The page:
Page 14 - Print 21 Magazine Sep-Oct 2018
P. 14

Print profile
On the pragmatism of printing
with revenue of $100m this year and a goal to make that $150m within 24 months.
There is a pragmatic strategy built driving this ambition. Apart from a no-nonsense determination to make money for his owners, it’s part of Finkelde’s aim to give print customers an alternative at the top end of town. He knows there is little room at the top, and even fewer candidates capable of filling the fiercely contested space. AAB
is one with the capability, the ambition and sufficient funding to secure for itself a place in the sun as one of the top five printing companies in Australia. And the game is on.
Growth through acquisition
I first met Wayne Finkelde when he came to buy Bruce Meers’ MAPS Litho in Sydney’ northern suburb of Frenchs Forest in 2004. The printer of Print21 at the time ran a good, sound, commercial printing business, and Finkelde was looking around for just such acquisitions. The one-time compositor had just joined AAB after ten years with Hannanprint. He bought MAPS, closed
the site down and transferred everything, including Print21, to his plant at Bessemer Street, Blacktown in Sydney’s far west.
It may have been the first of a planned series of acquisitions to grow the
business but fate intervened. The frenzied consolidation of the industry was getting underway under the influence of private equity funds Gresham and Champ. Suddenly the cash value of printing companies went through the roof and, ever the pragmatist,
it was enough for Finkelde to back off and leave it to others to burn cash in the dash for growth.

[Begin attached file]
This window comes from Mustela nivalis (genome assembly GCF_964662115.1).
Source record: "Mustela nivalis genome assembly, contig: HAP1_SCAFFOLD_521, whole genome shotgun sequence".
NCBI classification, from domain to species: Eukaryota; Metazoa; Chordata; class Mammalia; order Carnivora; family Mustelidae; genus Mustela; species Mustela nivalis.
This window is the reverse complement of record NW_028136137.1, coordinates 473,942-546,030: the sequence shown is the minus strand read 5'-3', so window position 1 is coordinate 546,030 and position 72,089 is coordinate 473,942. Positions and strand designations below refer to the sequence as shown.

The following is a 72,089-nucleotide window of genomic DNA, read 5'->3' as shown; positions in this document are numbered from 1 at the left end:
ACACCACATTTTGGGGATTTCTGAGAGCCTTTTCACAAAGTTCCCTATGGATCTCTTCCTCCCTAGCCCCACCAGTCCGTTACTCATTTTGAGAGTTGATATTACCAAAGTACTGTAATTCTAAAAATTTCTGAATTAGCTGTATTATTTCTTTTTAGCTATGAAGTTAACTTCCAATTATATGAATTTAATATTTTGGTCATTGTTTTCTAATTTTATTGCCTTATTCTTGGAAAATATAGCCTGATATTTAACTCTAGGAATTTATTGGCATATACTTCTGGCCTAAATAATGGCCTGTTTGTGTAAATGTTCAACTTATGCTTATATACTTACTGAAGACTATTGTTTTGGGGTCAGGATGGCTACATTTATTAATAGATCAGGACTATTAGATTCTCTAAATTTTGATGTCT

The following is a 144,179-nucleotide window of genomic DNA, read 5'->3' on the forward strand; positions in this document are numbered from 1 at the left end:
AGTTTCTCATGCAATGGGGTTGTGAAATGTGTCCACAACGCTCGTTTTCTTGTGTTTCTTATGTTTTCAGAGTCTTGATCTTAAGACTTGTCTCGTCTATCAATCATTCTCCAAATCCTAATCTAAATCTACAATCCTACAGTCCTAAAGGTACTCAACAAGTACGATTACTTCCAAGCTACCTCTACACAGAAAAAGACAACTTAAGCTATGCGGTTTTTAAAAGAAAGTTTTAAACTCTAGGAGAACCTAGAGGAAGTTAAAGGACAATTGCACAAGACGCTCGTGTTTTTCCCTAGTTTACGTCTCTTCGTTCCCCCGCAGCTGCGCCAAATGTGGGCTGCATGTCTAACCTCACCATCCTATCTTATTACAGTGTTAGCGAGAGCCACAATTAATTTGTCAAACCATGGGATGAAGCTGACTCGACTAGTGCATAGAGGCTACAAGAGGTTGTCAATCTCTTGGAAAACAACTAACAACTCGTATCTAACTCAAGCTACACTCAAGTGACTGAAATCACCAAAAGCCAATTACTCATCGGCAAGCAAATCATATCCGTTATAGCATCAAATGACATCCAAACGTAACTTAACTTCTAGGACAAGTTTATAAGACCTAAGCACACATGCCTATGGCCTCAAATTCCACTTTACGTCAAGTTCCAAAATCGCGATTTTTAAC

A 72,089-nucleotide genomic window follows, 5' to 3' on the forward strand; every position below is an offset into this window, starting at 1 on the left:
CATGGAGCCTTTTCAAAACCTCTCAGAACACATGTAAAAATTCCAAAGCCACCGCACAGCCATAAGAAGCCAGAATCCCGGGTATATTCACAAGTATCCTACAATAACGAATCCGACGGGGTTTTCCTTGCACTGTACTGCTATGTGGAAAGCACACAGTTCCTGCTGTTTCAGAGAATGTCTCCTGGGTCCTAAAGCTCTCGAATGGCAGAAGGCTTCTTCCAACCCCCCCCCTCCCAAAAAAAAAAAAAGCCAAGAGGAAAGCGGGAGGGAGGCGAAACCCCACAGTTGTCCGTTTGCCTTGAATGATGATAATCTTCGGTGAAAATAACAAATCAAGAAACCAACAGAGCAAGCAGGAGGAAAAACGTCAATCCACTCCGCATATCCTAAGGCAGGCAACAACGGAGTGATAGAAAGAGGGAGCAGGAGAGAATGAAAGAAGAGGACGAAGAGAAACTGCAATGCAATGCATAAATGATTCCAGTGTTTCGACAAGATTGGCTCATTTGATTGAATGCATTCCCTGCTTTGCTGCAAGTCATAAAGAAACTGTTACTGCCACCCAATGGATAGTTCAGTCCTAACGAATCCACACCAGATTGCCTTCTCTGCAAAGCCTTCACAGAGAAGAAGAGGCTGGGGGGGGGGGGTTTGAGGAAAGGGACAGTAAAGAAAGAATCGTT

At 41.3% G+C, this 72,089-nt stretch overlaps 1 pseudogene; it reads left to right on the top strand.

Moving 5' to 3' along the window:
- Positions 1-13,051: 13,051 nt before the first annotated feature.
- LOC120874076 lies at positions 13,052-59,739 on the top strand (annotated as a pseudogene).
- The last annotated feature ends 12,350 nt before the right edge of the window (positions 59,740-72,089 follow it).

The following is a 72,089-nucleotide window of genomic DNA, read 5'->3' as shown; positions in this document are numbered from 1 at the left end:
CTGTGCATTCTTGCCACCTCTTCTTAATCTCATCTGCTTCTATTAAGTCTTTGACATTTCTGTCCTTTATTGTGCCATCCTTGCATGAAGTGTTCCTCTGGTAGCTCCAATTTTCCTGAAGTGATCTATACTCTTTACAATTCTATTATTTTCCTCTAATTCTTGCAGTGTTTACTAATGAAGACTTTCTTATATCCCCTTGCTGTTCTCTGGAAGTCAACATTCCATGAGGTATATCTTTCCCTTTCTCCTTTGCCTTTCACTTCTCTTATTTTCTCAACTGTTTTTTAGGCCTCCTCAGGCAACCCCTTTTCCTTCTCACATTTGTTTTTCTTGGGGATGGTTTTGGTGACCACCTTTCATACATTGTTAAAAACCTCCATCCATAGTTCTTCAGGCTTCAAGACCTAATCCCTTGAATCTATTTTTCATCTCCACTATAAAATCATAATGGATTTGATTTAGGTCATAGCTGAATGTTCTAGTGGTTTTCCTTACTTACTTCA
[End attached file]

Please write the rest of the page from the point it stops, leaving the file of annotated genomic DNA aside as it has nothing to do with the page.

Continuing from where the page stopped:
Fast forward to 2018 and in the intervening years AAB has built its logistics and warehousing, its packaging and labels business and thrived on organic growth. With two non-executive owner directors eager to go to the next stage, it is time to get back on the acquisition trial. First up this year was SOS Print & Media, a Sydney- based business with a $30 million turnover, one of the largest book and digital business printers in the state.
I caught up with Finkelde at the SOS Gardiners Road factory, which houses one
of the most impressive arrays of digital presses ever assembled in Australia. Under the informed and adventurous eye of Michael Schulz, who remains as general manager, there are presses from just about every brand; a Fuji Xerox 2800, plus two iGens
Printing is a tough game, a hard-fought competitive space with little room for dreamers. It’s a manufacturing and service industry under pressure of consolidation as printers battle for a share of an ever-decreasing pie. No-one understands the fierce status dynamics of the printing hierarchy better than Wayne Finkelde. He knows there’s only so much room at the top and he’s determined to be there in the winner’s circle. He spoke with Patrick Howard.
At a time when so many printing business owners are looking to get out, he is intent on increasing an already considerable
stake in almost every sector – commercial printing, labels and packaging, point-of-sale and wide format; just about everything, with the exception of heatset web. This latter is notable because it is the one area IVE Group, Australia’s second-largest printer, operates in where Finkelde has no intention of competing.
It’s telling because he has a lot of respect for the IVE Group, the Blue Star Print people; they make good money and they run a tight ship. As long-term CEO of Blacktown-based AAB Holdings, a third generation printer (his father had a stake
in Magazine Printers), Finkelde recognises a well-run printing and ancillary operation when he sees one. He runs a few himself; Pegasus Print Group, SOS Print & Media, F&M Supplies and AB Warehousing and Logistics. Together they make up a privately owned, top-tier printing and logistics group
ayne Finkelde wants to buy printing companies, preferably in Victoria
this year, but also in Queensland the year after.

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